Around the State

Slain W.Va. sheriff coached suspect in boxing

DELBARTON — A West Virginia sheriff gave boxing lessons to the man charged with killing him when the suspect was a teenager.
Delbarton Boxing Club founder Tommy Diamond says he asked Sheriff Eugene Crum to coach at the club in the early 1990s when Crum was Delbarton’s police chief. Diamond said that one of the boys coached by Crum was Tennis Melvin Maynard.
Diamond said he doesn’t remember any arguments between Maynard and Crum.
The 37-year-old Maynard is charged with fatally shooting Crum as the sheriff ate lunch April 3 in a downtown Williamson parking lot. Maynard was shot by a deputy during a chase and remains at a Huntington hospital.
Maynard’s brother, Leslie, says he never talked about Crum.


Student returns to school with NRA shirt: A West Virginia teenager returned to class Monday wearing the same National Rifle Association T-shirt that led to his suspension and arrest after he refused a teacher’s order last week to remove it.
Other students across Logan County wore similar shirts, which display the NRA logo and a hunting rifle, to school in a show of support for 14-year-old Jared Marcum, said his lawyer Ben White.
White said school officials told him on Monday that Marcum’s one-day suspension was appropriate because the Logan Middle School eighth-grader was being disruptive. White disputed that position, saying Marcum was exercising his free speech rights and did not disrupt anything.
“Their version is that the suspension was for disrupting the educational process, not the shirt,’’ White said in a telephone interview.
Logan County Schools Superintendent Wilma Zigmond didn’t immediately return a telephone message Monday
Marcum’s stepfather, Allen Larieris, said Sunday that the teen was waiting in line in the school cafeteria last Thursday when a teacher ordered him to remove the T-shirt or turn it inside out.
Logan County Schools’ dress code, which is posted on the school system’s website, prohibits clothing and accessories that display profanity, violence, discriminatory messages or sexually suggestive phrases. Clothing displaying advertisements for any alcohol, tobacco, or drug product also is prohibited.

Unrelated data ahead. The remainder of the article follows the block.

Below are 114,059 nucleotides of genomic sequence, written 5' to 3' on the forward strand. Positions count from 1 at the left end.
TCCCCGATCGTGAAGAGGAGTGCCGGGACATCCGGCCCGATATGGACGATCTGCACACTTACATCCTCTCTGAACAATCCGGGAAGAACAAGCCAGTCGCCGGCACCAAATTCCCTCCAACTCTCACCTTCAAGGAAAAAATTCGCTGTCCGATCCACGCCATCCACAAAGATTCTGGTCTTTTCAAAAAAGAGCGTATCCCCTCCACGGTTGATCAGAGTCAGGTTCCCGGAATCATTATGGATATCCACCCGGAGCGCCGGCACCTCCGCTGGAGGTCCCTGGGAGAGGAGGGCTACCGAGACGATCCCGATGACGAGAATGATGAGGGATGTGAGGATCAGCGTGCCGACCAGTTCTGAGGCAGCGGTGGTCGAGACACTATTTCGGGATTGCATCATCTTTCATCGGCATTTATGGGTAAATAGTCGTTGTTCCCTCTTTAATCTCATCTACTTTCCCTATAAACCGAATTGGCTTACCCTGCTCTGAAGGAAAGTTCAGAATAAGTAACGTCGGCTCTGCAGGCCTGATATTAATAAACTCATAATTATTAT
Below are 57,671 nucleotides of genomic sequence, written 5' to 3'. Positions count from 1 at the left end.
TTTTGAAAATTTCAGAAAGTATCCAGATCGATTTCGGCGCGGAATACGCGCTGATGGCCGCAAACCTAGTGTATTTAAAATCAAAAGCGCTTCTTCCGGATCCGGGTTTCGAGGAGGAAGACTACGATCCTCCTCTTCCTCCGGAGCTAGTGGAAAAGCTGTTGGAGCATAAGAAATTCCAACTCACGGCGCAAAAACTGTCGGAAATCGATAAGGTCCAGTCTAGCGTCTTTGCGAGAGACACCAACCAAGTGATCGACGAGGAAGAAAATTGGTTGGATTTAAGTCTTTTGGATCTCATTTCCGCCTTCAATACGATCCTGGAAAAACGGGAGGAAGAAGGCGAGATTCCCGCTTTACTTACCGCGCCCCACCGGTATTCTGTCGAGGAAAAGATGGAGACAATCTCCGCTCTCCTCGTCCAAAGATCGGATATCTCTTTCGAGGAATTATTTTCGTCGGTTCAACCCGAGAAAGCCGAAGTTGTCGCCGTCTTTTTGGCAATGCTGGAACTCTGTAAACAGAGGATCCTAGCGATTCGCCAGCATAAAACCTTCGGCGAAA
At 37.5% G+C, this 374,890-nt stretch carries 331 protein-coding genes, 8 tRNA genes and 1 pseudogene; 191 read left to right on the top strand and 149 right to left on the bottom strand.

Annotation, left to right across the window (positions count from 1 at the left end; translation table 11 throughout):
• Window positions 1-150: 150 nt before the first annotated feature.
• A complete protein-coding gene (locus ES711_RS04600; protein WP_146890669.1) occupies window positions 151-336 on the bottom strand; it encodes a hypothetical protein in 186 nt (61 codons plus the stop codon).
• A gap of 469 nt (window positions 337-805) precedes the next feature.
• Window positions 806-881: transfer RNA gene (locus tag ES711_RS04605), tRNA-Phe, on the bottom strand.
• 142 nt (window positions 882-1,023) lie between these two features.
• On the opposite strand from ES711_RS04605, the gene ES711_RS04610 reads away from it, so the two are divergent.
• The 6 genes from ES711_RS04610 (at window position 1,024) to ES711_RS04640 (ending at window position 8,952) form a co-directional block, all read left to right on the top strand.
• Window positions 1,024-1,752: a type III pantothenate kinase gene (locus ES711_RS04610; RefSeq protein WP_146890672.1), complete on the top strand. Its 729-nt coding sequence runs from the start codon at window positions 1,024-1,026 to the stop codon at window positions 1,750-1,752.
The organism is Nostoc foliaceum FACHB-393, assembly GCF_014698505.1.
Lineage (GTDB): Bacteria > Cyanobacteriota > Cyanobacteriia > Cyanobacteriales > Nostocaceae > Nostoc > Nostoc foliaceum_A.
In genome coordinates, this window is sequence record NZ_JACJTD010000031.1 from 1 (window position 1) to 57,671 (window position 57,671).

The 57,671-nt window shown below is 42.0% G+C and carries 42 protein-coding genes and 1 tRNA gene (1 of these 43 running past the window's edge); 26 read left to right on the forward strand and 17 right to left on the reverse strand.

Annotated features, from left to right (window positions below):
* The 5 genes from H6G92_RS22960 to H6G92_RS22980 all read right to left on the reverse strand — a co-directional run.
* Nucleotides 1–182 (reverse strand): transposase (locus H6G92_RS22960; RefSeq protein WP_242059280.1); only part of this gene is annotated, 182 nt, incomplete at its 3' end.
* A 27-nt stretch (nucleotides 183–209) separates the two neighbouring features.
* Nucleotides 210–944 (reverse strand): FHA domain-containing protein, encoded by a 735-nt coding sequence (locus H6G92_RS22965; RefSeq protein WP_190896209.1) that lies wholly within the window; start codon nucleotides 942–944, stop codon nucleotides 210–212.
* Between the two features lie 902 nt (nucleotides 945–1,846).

Logan police arrested Marcum, 14, after he was sent to the school office and again refused to remove the shirt.

Utilities propose $58M tree-trimming plan: Appalachian Power and Wheeling Power customers would foot the bill for expanded tree-trimming around transmission lines under a plan submitted to state regulators.
The West Virginia Public Service Commission ordered the two American Electric Power subsidiaries to submit a plan after last summer’s storms left thousands of customers without power, some for up to two weeks.
If the PSC approves the companies’ proposal, the increased maintenance would cost about $58 million a year. Appalachian Power says that money would be collected through a surcharge that would add about $2.38 to the average residential customer’s monthly bill.
Appalachian Power and Wheeling Power say their customers already pay for about $11.6 million a year for right-of-way maintenance.

Unemployment drops in every W.Va. county: Unemployment rates fell in all 55 West Virginia counties in March.
WorkForce West Virginia said last Friday that five counties still reported unemployment rates of more than 12 percent, led by Clay County’s 14.6 percent. Others are Webster, 13.3 percent; Wirt, 12.6 percent; and Calhoun and Roane, 12 percent.
Monongalia County continues to have the lowest rate in the state at 4.1 percent.
West Virginia’s seasonally adjusted unemployment rate was 7 percent, down three-tenths of a percentage point from February’s rate.

4-day celebration planned for W.Va.’s 150th birthday: West Virginia will celebrate its 150th birthday with concerts, parades, a 3-D movie projected on the steps of the state Capitol and fireworks shot from the roof of the state Capitol, Gov. Earl Ray Tomblin announced last Thursday.